"Finding in My Own Tradition What I Was Seeking All Along"
Morgan Anderson's Adult Bat Mitzvah Talk • June 25, 2017
Growing up as a Jew*ish* millennial I’ve been simultaneously gifted and tested by the myriad of options for spiritual pathways available at my fingertips. I’ve always felt a deep longing for connection, but Judaism somehow seemed too obvious, too traditional.
A turning point came a few years ago when I discovered that the core teachings of Judaism align perfectly with the few essential truths I had amassed through haphazard and largely isolated spiritual questing. How beautiful and ironic that what I’ve been seeking all along has been in my religious and cultural tradition, waiting patiently to be unpacked.
So much gratitude to rabbis like Bridget Wynne of Jewish Gateways for gently and wisely guiding me along this ancient path.
Let me begin by thanking everyone who came today. I’m aware of the effort it took, and I hope you understand how much your presence supports me. Anyone who knows me knows I cherish this learning, but by nature it’s emotionally, spiritually, and intellectually challenging. It’s not the kind of work that I can push through with more coffee, but the rather the kind that requires the support of community. So thank you.
Standing here now and revealing my heart is a fitting conclusion to this year of Jewish learning. It’s very rare that I am this open about my spiritual life. Just the simple act of speaking about it publicly is a major personal milestone. Rabbi Bridget once joked that I sometimes sound like a “closet religious Jew” which made me laugh because it’s kind of silly and, I’ve realized, completely true.
Growing up in a liberal, educated, secular social circle, there was little opportunity to explore my relationship to G-d and prayer. For years I internalized the idea that religion is childish, anti-scientific, and antiquated without really ever examining it personally.
A turning point came when I started a Buddhist meditation practice in college and really resonated with the concept of nonduality – Oneness with the universe – or no separation between me and you and everything else. This perspective catalyzed a shift and I began to get curious about my own religious traditions.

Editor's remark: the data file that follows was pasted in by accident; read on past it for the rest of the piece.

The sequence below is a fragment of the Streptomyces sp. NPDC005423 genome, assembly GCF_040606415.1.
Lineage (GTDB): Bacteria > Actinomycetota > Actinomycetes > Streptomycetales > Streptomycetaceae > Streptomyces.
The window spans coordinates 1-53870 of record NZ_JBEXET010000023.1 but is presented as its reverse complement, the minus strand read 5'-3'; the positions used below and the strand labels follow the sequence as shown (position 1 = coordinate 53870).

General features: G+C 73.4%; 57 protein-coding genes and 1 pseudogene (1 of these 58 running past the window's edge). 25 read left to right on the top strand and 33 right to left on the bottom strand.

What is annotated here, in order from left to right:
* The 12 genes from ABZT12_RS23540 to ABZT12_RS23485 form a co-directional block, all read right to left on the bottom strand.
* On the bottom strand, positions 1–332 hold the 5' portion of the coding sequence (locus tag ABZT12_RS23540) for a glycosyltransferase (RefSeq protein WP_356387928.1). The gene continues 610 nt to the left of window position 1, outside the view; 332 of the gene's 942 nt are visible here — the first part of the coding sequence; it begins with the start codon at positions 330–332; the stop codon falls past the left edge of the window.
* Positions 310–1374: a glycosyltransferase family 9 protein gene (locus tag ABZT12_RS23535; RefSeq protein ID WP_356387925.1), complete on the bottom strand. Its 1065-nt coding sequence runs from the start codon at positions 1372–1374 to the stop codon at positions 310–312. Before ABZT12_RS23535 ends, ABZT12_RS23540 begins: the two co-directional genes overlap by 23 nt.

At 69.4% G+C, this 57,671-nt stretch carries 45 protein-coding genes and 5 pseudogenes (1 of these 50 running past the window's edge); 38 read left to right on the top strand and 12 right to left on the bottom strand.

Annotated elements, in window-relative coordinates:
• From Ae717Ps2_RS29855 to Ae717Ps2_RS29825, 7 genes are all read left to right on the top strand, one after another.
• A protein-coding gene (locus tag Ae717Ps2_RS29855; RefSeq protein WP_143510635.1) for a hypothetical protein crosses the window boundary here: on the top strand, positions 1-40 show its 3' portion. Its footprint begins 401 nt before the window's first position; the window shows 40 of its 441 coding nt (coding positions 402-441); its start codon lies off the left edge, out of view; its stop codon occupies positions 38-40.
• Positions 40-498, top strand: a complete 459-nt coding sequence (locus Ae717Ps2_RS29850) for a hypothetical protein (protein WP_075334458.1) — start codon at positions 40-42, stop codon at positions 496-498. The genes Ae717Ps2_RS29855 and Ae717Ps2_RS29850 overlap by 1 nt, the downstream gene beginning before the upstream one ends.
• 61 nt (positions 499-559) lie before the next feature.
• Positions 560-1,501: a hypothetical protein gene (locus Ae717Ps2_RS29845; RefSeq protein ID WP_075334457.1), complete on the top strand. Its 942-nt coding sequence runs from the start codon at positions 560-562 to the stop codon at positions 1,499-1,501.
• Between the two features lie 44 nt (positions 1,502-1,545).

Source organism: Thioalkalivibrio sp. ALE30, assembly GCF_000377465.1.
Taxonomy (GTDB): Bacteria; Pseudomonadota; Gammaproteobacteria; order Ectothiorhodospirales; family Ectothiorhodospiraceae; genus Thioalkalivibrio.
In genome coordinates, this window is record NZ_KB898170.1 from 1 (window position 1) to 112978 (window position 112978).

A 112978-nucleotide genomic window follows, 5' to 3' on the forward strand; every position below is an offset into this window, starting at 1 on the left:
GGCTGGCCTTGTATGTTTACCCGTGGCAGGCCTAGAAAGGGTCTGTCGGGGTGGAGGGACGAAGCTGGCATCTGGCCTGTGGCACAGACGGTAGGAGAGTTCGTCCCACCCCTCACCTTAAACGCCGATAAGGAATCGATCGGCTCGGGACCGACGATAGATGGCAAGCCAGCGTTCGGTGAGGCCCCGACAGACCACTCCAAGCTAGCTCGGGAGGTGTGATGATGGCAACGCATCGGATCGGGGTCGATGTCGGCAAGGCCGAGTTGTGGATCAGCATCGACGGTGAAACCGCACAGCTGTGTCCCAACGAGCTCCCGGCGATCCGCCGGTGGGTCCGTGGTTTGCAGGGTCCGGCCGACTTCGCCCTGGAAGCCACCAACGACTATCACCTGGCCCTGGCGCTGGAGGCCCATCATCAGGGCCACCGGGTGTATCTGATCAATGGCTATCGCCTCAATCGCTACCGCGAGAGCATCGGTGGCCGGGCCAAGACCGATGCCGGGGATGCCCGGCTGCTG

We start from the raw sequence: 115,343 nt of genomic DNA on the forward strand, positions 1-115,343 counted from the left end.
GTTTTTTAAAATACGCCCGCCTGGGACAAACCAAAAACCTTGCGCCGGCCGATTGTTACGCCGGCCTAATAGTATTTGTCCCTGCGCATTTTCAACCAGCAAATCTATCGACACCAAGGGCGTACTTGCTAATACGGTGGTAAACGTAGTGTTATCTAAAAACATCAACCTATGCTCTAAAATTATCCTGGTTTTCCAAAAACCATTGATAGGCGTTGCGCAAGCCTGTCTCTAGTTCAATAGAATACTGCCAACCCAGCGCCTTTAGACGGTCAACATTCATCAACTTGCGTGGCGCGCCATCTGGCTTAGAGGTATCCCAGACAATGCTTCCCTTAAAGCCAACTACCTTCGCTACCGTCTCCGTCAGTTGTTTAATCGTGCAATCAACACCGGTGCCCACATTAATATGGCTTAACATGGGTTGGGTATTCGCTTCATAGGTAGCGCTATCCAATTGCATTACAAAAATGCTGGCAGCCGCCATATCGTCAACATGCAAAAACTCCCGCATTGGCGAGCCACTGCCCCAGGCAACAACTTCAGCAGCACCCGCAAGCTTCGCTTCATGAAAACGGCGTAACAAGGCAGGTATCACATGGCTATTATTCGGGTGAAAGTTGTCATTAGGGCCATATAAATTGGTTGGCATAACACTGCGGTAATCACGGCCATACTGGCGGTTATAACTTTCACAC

I was fascinated to find that the concept of Oneness I connected with so strongly not only exists within, but is at the heart of Judaism. The Shema - the central prayer Jews everywhere say before sleep, upon waking, and ideally right before death, embodies and expands upon that same experience of Oneness. This coincidence, or I believe, discovery of an essential universal truth, has captivated me ever since.
I tend to get caught up in the excitement of these revelations and the glowing transcendence I sometimes feel in prayer. But I know I’ve only scratched the surface and need to slow down and examine the questions that are surfacing. I still struggle with a lot Judaism – the consistent discipline of prayer, the embedded patriarchy, and especially the confusing Biblical language.
For example, in this week’s Torah portion, Chukat, G-d explains the laws of the red cow and ritual purification. It’s a strange set of laws, even by ancient Israelite standards. We learn that after coming in contact with a corpse, one becomes ritually “impure.” The antidote to this impurity: find a completely red cow, without blemish, that has never worked a day in its life. Then it must be slaughtered and burned with a combination of hyssop flowers, cedar wood, and crimson-red wool. Then these ashes combined with water, have the power to purify after one touches a corpse.
Weird, right? Totally irrelevant to my lifestyle and a hyper-specific solution to a problem I’ve never even considered. So why do I find it so interesting?
I’ve made the mistake before of brushing off ancient teachings because they seem foreign and unrelatable. Now I understand that there’s always a jewel of wisdom embedded within the mystery if you look close enough. Even with the teaching of the red cow in Chukat. I read this Torah portion and notice a deliberate intentionality around life and death. We are assigned tasks to keep us busy and get directly involved with the death ceremony – to inspect a red cow for black hairs (no more than 3), to go out and harvest flowers, to find an exact shade of crimson wool...all while thinking about, honoring, and holding in our hearts the memory of the person who has passed.
Compare that to the death of a loved one in our modern culture - a remote and sanitized experience, handled by an array of doctors, morticians, and other strangers, which often just delivers us a state of detached numbness. So to me, this passage communicates the necessary intimacy and intentionality around the death of a loved one in order to mourn fully and begin the healing process.
So I understand now that we’re meant to be confused by these teachings, to struggle and question until we find meaning beyond the words on the page, which serves to build a deeper personal connection to Torah.
My journey to becoming a Bat Mitzvah at 26 is unusual, but for me it’s the perfect time. I hardly understood what the ceremony meant when I was 13, and reflecting now, I’m glad I waited. Now I have the wisdom and self-confidence to discern what feels truly meaningful for me and therefore the lessons feel all the more powerful. I’m so grateful for the twists and turns of this journey and wouldn’t change a thing. Thank you again.